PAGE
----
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Postcard project in Ethiopia promotes cultural exchange

English Language Fellow Matthew Jellick found a creative way to teach Ambo University students in Ethiopia about American culture: postcards.

“As the only American on campus, I am always looking for ways to expand my students’ interaction with other English-speaking foreigners,” Jellick said. He belongs to a worldwide network called “Skype-in-the-Classroom,” which he has used to introduce his students to other classes across the globe. Since the internet at his school in Ethiopia can be volatile, he has found a new way to promote cultural exchange.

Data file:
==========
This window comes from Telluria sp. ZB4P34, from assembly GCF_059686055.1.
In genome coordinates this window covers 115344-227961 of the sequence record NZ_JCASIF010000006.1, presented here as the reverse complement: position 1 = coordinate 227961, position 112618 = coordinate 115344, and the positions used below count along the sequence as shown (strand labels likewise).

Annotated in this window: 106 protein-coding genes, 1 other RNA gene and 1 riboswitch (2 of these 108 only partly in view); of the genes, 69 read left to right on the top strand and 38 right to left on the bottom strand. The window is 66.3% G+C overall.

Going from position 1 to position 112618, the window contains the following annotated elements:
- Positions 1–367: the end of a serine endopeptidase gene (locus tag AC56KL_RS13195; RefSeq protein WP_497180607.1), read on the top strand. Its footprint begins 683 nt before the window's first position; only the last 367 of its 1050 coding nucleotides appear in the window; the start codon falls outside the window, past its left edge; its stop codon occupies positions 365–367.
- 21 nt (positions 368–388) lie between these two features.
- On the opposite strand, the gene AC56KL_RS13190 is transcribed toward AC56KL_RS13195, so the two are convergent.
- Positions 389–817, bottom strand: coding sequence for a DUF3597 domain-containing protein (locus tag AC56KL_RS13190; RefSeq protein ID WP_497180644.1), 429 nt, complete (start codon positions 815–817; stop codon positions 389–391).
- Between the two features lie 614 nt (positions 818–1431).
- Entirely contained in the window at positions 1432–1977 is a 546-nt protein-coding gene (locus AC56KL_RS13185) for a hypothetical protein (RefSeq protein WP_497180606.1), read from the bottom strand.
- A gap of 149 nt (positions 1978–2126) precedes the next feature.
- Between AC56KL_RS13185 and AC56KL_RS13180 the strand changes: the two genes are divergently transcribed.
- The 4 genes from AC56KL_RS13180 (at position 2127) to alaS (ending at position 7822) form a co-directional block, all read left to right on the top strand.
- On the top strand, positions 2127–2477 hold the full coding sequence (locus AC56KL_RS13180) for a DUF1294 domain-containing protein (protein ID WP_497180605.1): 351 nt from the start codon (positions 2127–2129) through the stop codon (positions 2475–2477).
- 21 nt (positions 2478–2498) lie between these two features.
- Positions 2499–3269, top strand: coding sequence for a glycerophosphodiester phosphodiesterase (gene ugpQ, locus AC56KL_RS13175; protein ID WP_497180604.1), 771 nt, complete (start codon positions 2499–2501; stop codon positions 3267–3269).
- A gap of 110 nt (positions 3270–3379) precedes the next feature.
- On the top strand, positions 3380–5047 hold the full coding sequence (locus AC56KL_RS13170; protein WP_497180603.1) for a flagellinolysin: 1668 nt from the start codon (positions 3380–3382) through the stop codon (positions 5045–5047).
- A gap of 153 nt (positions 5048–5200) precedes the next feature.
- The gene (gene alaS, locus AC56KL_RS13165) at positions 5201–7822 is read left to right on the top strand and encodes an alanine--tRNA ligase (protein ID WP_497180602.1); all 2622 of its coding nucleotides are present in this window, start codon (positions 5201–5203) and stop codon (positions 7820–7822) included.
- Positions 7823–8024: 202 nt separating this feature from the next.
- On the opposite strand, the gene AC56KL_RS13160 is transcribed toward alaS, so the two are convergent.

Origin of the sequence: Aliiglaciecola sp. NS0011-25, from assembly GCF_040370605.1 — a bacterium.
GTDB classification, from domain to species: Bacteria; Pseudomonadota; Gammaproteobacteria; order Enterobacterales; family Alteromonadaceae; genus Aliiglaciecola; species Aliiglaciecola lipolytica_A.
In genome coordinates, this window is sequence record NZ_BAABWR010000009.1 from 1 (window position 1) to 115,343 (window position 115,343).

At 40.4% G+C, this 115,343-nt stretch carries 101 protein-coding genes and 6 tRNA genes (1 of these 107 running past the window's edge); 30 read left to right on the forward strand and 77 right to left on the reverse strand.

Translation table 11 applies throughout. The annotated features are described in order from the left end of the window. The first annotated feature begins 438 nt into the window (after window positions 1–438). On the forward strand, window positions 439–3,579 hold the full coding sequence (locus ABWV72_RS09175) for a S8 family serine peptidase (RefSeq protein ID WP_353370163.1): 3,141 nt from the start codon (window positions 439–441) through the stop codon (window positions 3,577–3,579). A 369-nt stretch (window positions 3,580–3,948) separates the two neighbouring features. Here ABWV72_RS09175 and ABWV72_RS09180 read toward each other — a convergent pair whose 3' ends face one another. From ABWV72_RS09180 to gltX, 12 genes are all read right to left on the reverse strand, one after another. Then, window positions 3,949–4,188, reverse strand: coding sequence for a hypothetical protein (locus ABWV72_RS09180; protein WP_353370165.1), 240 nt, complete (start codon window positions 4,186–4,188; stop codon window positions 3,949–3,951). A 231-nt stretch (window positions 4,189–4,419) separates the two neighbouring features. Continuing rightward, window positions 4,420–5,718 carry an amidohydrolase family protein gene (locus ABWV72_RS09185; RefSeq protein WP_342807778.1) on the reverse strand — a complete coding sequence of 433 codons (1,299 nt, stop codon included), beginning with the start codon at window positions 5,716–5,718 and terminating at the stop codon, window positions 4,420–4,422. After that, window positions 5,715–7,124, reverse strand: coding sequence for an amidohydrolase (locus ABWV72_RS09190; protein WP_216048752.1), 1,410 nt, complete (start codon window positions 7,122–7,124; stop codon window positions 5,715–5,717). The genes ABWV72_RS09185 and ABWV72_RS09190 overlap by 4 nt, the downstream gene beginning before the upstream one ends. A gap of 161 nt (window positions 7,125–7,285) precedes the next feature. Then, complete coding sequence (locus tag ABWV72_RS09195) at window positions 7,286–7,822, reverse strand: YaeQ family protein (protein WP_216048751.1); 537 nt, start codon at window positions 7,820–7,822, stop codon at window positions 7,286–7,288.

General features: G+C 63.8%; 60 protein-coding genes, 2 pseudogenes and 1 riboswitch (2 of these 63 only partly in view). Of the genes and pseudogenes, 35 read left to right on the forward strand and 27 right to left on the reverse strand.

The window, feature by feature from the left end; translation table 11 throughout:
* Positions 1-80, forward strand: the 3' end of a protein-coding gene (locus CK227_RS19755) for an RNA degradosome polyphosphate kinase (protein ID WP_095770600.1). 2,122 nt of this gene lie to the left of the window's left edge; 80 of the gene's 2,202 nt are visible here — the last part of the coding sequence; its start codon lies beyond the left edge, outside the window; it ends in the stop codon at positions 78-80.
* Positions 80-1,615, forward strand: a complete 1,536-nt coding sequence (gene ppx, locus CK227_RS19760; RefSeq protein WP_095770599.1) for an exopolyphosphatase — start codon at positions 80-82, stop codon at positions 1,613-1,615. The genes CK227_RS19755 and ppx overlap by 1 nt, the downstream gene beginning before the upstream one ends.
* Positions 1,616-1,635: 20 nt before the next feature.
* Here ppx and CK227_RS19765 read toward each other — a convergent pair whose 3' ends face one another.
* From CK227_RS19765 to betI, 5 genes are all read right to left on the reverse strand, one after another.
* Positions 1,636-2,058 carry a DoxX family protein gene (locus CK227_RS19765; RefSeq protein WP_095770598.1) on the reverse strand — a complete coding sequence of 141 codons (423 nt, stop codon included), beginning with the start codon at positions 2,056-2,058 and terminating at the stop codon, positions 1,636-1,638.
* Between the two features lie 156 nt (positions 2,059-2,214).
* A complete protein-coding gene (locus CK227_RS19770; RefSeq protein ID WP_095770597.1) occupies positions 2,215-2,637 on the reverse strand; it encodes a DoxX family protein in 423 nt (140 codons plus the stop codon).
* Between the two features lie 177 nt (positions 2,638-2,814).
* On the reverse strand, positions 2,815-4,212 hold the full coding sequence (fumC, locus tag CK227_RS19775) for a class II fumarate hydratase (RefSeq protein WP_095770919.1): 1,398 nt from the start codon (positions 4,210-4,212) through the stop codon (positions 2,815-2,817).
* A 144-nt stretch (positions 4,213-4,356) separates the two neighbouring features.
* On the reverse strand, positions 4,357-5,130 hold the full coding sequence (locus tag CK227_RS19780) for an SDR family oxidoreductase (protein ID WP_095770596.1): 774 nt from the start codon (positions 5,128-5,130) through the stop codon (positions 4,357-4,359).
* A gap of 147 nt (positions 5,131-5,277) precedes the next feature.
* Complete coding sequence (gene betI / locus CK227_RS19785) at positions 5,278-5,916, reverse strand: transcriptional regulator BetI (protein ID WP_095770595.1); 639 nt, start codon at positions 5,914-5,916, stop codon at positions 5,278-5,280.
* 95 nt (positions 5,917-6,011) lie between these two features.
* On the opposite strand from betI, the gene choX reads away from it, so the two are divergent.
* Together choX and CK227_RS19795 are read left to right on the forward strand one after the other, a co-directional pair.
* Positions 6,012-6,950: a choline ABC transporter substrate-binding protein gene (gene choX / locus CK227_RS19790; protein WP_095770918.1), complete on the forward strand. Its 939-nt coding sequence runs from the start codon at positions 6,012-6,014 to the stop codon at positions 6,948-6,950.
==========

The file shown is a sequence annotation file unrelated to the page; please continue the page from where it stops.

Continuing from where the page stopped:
Jellick bought postcards in Addis Ababa and instructed his students to write about themselves and their country on each. He then found a classroom in the United States to send the postcards to.

“The students were excited at the prospect of having their individual stories told across the globe, in a classroom much like theirs but at the same time different in so many ways,” Jellick said.

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This is a program of the U.S. Department of State, administered by Georgetown University, Center for Intercultural Education and Development.

All decisions related to participant terms (including candidate review, selection, funding, suspension, revocation, and termination) and all criteria related thereto are made and established by the U.S. Department of State.